NHS leadership predicted that the Brexit will hurt health care funding
One in every 20 people within the NHS work force is an EU national
After voting Thursday to leave the European Union, citizens of the United Kingdom now face the consequences, including the potential impact on their health care services.
The UK’s National Health Service famously provides medical checkups and most treatments free of charge to all residents.
In the runup to the Brexit vote, the chief executive of the National Health Service England declined to publicly support either side of the leave-or-stay debate, but implied that remaining with the EU was the better decision. Simon Stevens’ viewpoint was firmly rooted in financial realities.
“We’ve got a clear plan to improve cancer services, saving 30,000 lives over the next five years. We need to upgrade our mental health services. We need to strengthen primary care, and in order to put the fuel in the tank we need the proceeds of economic growth,” Stevens said. “Anything that puts [more investment] at risk is a deep concern.”
His comments followed a warning from Bank of England Governor Mark Carney that the Brexit could lead to a “technical recession” in the UK.
“When the British economy sneezes, the NHS catches a cold,” Stevens told the BBC on May 22, adding, “this would be a terrible moment for that to happen.”
A few days after Stevens’ comments, NHS Providers, a trade association representing more than 928,000 NHS staff members, released the results of a survey sampling leadership views. Forty-five chief executives and chairmen from the UK’s hospital, ambulance, mental health and community trusts reported their thoughts on the impact of a potential Brexit.
Three-quarters felt that leaving the EU would have a negative impact on the NHS as a whole. In terms of finances, 40% reported that leaving the EU would have no impact on funding, while slightly less (38%) felt that leaving would have some or even a very negative impact. However, four out of five respondents believed that leaving would have a negative impact on access to funds specifically for research and innovation and recruiting health care staff.
A total of 56,063 EU nationals worked in the NHS as of February, reported the Health and Social Care Information Centre, a government entity providing services to the NHS, in a recent NHS Workforce Statistics Report. Essentially, one in every 20 people within the NHS workforce claimed original citizenship in EU countries. However, the report said that records for about 95,000 NHS staff members – nearly 8% of total staff – did not contain useful data, with people either not asked to, or choosing not to, specify their nationality.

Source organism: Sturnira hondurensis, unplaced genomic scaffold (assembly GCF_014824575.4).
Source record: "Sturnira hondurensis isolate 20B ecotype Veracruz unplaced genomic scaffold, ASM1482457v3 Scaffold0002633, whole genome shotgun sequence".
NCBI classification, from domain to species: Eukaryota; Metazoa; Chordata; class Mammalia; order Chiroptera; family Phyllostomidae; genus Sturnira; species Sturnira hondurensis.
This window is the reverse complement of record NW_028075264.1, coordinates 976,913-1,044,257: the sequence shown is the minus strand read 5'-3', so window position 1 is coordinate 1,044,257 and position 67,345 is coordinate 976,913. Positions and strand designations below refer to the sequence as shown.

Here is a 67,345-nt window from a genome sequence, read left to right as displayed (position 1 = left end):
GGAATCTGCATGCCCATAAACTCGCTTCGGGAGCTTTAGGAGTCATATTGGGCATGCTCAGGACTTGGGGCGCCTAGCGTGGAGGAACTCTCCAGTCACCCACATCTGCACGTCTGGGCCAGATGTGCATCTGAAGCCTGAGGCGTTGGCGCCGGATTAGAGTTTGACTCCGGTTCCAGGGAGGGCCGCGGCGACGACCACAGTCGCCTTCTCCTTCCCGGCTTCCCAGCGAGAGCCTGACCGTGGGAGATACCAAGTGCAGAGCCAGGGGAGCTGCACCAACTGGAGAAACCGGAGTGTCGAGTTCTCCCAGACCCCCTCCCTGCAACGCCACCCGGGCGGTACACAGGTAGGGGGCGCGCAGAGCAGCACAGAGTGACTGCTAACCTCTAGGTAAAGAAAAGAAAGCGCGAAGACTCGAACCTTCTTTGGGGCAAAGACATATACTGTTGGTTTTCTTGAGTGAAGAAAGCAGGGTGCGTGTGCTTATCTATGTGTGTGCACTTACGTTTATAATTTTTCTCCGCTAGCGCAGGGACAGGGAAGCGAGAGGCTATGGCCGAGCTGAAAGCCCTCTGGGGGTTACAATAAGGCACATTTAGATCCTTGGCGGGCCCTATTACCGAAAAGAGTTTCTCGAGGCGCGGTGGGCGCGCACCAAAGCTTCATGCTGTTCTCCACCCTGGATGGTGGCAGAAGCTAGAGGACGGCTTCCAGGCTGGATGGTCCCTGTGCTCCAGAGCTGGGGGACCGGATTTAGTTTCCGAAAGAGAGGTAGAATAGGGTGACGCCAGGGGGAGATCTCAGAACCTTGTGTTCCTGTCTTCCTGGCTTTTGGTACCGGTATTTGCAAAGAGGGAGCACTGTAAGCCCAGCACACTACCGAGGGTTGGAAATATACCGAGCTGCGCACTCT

Britain has two years to work out arrangements with the EU. Though the fate of EU nationals living in Britain is unclear, repatriation could result in a NHS staffing shortage.
Before Thursday’s Brexit vote, a former health minister for the Labour Party backed leaving the union. Lord David Owen’s primary concern, repeated in various speeches and editorials, was to “take back control and protect the NHS from the EU.”
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In particular, Owen argued that the Transatlantic Trade and Investment Partnership, a proposed trade and investment agreement between the United States and the EU, placed the NHS in danger.
On his website, Owen cited a legal analysis that states the partnership will pose a serious risk to the future ability of UK governments to regulate the NHS. Owen also said he believed that the treaty would open the NHS to competition.
“In truth, since 2002 the Labour government, the Coalition government and now the Conservative government have accepted an EU market in health,” he wrote. “If we vote Leave – we will be able to protect our NHS from EU interference.”
After the Brexit vote, his words spark hope. Whether it faces a staffing crisis or funding issues, the NHS – and Britain as a whole – undoubtedly will keep calm and carry on.